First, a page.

Damages can also be recovered when the owner has knowledge of hazardous conditions on the property but neglects to inform people of the issues. When injured due to hazardous conditions known by the property owner, invitees have the right to recover compensation. For instance, if a nail is stuck in the floor and this was the cause of an injury to an invitee, they will be covered if they were not warned about the hazard by the owner. However, if the person were a trespasser, they would not be entitled to compensation since they were not guests. 

Invitees will be required to prove that the property owner knew about the nail or should have known about it to receive compensation. The classification of victims injured on public or private property could affect their ability to recover compensation. 

If negligence by a property owner caused the guest harm, then an injured person could file premises liability claims. Civil law was implemented to hold property owners accountable for providing a safe environment to their guests. 

What Must be Proven For a Case to Be Successful?

The following elements must be proven in a successful premises liability claim:

  • The property owner was required to care for the injured party.
  • The accident occurred due to the blatant disregard for the known issues.
  • The property owner knows about the danger but has not followed through on the repairs.
  • The neglect to fix the hazards was a direct cause of the injuries.

What Can I Do If I Was Injured on Someone’s Property?

Some factors play into if a person has a valid claim for being injured on another person’s property. If your injuries directly resulted from the property owner’s negligence, you might be entitled to some compensation through a personal injury lawsuit. What happens if you slip on a wet floor in a store? If you prove there was time enough to be warned of the dangers, yet they failed, then you may have a solid case.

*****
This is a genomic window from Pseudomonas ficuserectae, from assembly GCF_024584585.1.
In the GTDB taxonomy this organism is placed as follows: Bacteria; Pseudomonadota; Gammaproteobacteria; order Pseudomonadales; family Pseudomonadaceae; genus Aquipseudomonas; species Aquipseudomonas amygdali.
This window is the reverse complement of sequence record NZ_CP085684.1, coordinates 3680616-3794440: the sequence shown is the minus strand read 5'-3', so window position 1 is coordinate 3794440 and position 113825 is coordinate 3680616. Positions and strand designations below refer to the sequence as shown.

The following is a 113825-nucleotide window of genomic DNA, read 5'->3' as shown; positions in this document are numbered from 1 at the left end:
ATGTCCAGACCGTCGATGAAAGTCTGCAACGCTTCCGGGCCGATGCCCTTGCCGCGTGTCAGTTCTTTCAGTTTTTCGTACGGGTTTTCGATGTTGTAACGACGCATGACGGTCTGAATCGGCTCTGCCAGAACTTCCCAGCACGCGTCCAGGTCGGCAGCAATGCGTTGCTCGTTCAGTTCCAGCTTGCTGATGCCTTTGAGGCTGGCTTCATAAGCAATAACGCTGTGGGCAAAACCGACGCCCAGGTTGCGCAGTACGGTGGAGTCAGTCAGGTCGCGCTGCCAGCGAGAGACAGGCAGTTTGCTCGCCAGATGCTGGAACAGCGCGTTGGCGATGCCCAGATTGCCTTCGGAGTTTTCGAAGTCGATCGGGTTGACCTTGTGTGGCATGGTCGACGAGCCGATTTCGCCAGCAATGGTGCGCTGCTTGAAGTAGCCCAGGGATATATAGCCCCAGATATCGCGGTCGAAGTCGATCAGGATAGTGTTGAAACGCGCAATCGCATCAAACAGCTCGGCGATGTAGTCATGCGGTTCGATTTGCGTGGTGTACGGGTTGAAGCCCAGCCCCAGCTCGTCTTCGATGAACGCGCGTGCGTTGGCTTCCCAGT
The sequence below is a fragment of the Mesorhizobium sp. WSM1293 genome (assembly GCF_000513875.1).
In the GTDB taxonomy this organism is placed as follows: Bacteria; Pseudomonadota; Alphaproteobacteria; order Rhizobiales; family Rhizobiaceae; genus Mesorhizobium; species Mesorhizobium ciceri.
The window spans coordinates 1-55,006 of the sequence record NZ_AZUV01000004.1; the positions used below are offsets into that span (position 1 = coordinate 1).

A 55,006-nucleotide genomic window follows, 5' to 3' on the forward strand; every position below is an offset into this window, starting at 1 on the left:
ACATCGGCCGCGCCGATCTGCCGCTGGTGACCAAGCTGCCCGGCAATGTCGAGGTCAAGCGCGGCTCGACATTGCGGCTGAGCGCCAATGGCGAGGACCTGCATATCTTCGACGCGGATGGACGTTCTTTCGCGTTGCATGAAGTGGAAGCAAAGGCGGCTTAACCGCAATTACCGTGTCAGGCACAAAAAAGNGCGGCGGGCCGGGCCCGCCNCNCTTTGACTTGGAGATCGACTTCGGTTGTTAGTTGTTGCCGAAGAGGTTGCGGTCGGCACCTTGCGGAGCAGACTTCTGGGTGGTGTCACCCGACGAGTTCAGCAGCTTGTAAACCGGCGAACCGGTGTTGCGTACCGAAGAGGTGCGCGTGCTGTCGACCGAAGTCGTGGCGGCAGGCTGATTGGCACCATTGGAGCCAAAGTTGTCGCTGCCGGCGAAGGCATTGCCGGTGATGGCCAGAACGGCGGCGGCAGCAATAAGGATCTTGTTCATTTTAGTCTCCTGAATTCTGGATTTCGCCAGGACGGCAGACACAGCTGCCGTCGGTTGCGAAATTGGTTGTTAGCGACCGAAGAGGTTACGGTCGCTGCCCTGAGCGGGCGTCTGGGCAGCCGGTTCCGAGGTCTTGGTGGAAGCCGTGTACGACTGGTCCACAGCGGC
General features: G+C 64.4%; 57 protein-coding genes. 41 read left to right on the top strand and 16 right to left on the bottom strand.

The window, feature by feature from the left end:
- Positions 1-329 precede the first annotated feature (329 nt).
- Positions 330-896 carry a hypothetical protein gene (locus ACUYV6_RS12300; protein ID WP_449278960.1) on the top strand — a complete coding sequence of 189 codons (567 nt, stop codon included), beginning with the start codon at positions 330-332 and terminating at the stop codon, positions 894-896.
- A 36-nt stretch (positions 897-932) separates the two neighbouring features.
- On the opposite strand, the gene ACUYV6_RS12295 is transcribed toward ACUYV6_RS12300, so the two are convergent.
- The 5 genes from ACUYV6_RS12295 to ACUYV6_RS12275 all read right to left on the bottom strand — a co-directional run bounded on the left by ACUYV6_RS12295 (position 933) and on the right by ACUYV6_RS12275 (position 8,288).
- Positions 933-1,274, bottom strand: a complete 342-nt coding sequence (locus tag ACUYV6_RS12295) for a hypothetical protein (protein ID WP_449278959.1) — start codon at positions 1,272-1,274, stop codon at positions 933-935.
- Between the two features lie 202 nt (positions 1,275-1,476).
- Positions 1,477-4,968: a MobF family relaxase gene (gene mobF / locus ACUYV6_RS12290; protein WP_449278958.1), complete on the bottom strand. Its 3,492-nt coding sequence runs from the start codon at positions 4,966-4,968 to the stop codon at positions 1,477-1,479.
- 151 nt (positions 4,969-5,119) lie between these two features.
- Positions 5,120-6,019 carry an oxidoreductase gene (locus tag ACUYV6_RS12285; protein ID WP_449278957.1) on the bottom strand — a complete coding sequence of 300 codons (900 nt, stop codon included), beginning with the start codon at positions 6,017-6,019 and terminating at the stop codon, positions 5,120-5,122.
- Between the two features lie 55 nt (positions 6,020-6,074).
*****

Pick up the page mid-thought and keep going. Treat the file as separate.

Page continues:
In another scenario, you walk up the stairs to a doctor’s office. You trip over loose carpeting in the hall. Would you be entitled to damages if the hazard was known about prior to the accident? If this happened earlier in the same day, the landlord may not have had a chance to fix the issue. The amount of time a hazard was a threat would play a big role in the outcome of these cases.

The longer the incident could have been taken care of, the more reason an owner would have for being at fault. These steps include:

  • Taking pictures of the hazard
  • Ask the landlord for an official incident report 
  • Gather the information on any witness
  • Requesting a copy of surveillance footage
  • Get medical attention right away
  • Document any injuries due to the accident

Evidence may not be able to sit around forever. Once the property owner is made aware of the issue you made a case for, they might decide to fix the problem. Then, the owner can get everything back to safe conditions and act as if the incident did not occur. 

How Can a Licensee Collect Damages After an Accident? 

Licensees must prove that the property owner knew the risks and hazards on the premises. Proving knowledge can be tough, but the personal injury lawyers at The PendergrassLaw Firm have experience winning these types of cases. We take that experience, and using it to prove the property owner’s guilt in one of the following ways:

Actual knowledge

  • The property owner knew of the risks previously or was informed of them. An example will be if an owner receives numerous complaints of unlevel sidewalks.

Constructive Knowledge 

  • The property owner knew the licensee might encounter the hazard.
  • This would need evidence that the hazard was present for an extended period. The owner may have needed to be informed of the problematic sidewalk in this example. He did, however, have enough time to see the issue and make a solution to fix the problem. 
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Meet With a lawyer at The Pendergrass Law Firm for Help Today

Suppose you hire a skilled personal injury attorney right away. In that case, your lawyer will be able to conduct an immediate investigation, gather evidence, and file subpoenas to obtain evidence that is being withheld. Your premises liability lawyer can also take on communication with the insurance company. This may be done to keep you from saying damaging things that could ruin your chances of victory.

Stay calm. Trying to decipher the differences between licensees, invitees, and trespassers can be a challenge. Contact one of our experienced accident lawyers at The Pendergrass Law Firm today. We are here to help. So call, fill out our quick contact form, or stop in for a free consultation and get the help you deserve.